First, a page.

A Toyota RAV4 that may be used as an overland off road rig.

Toyota RAV4 Overland?

The Toyota RAV 4 has been a very popular mid-size SUV in this country. As such, there are a number of devote owners and a large amount of used vehicles on the market. Given the reputation that Toyota has for dependability, it is no wonder that many people are starting to look to it as a possible overland build. But is the RAV4 up to the task. Let’s take a look.

Overlanding means different things to different people. While you might think that you have to build a hardcore off road capable rig, the truth is quite different. For the vast majority of people, a vehicle that allows them to travel is all that they need and the craziest terrain they will conquer is a gravel parking lot. That is okay because overlanding is really more about traveling than tearing up the countryside.

Given the way that most people overland, it is perfectly reasonable to consider the Toyota RAV4. Let’s take a look at how the RAV4 stacks up in various categories.

Purchase Price

If you already own a RAV4, great.

For those of you looking to buy and build, cost should be a major deciding factor. After all, the more expensive a vehicle is, the less you have to spend on gear and the less likely you will be to want to modify it. It is just so much easier to tear up a cheap rig.

Prices will vary from area to area, but in my neck of the woods, the average price of a RAV4 comes in at around $25,000. For that price, you get a 5 year old vehicle with roughly 50,000 miles and AWD. This price puts it at the upper end of used mid-size SUV’s, but you have to consider the reputation of Toyota. You are going to pay for reliability even if it is only perceived.

Storage Space

As you know, storage is critical with an overland vehicle, so let’s see where the Toyota RAV4 stacks up. Assuming that you want to keep the rear seats in use, you get slightly under 40 cubic square feet of storage space. With the rear seats down, that space moves up to close to 70 cubic feet.

While this number will not blow anyone away, you can supplement storage with a roof rack.

Fuel Economy

When we think about overlanding, we picture running some trails or setting up a campsite, but the truth is that most of your miles will be on the highway. If you want to stay on budget and keep yourself from wasting all of your time fueling up, you need to consider fuel economy.

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This is an area where the RAV4 shines as an overland build. Getting an average of 22 MPG city and 29 MPG highway, you should be able to squeeze out a good average of around 25MPG, even if you opt to put a roof rack up top.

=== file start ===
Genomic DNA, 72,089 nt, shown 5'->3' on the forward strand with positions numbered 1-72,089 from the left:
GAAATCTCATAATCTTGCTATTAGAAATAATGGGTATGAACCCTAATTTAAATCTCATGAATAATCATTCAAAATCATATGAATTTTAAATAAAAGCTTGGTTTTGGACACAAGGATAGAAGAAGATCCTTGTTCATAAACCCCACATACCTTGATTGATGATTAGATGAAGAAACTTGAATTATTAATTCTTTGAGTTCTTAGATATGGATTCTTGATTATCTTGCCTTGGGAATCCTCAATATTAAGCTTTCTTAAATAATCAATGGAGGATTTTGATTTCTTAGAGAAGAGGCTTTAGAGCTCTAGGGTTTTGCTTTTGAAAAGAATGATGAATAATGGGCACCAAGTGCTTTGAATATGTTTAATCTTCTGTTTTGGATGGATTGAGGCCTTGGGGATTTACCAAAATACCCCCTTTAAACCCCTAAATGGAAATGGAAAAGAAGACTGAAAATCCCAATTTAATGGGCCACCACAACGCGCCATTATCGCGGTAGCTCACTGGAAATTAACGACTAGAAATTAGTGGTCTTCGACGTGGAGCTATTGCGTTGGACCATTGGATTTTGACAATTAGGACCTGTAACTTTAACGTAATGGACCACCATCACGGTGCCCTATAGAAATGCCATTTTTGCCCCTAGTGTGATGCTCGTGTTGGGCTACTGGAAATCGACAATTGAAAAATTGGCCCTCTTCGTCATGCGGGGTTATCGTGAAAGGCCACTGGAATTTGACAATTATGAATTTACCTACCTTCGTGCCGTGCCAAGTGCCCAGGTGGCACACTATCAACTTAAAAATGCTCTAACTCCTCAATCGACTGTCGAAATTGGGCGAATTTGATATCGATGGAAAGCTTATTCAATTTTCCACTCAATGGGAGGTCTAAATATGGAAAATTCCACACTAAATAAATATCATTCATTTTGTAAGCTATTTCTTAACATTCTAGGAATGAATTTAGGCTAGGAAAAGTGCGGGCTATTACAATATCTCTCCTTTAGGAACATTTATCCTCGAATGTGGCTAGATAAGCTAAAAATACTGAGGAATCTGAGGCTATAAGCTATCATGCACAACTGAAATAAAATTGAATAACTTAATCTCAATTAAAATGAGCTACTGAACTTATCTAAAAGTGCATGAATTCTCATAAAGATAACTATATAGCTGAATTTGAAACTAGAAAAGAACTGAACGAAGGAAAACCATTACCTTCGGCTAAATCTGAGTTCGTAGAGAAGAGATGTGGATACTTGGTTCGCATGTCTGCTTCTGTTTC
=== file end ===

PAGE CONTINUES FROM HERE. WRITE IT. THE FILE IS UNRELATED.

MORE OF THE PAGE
Four Wheel Drive

The ability to drop it into four low is great but overrated. In truth, for the average user, all wheel drive will do just fine. You could even get by without it, if you already have a RAV4 equipped with front wheel drive. If that is the case, do not sweat it, your rig will be just fine for most overland activities.

If you are in the market for a “new to you” Toyota RAV4 however, it would be best to splurge on the all wheel drive system for a little more off road capability. The AWD system was available on all models of the RAV4, so finding one so equipped should not be a difficult task.

Aftermarket Availability

The ability to tap the aftermarket for overland and off road specific parts is nothing to skip over. Not having to go full custom will save you money and give you a lot more options in how you build your rig.

This is an area where Toyota in general shines. There is a huge aftermarket because the vehicles are very popular. The RAV4 will not let you down in this regard. There are a number of aftermarket parts available, including lift kits to give you a little more off road prowess.

To Wrap It Up

Depending on the kind of overlanding you do, just about any vehicle could become a candidate. That being said, the RAV4 is a good choice, especially if you already own one. With decent storage, terrific mileage ratings, aftermarket support and the availability of all wheel drive, it could most certainly be a capable off road or overland vehicle. The only concern would be the high purchase price for those looking to buy a used vehicle for their project. For the entry price of $25,000, there may be better options.

Posted by
James

James is a computer generated character. A fictitious dad of three, he enjoys camping in the great outdoors and the idea of off roading.

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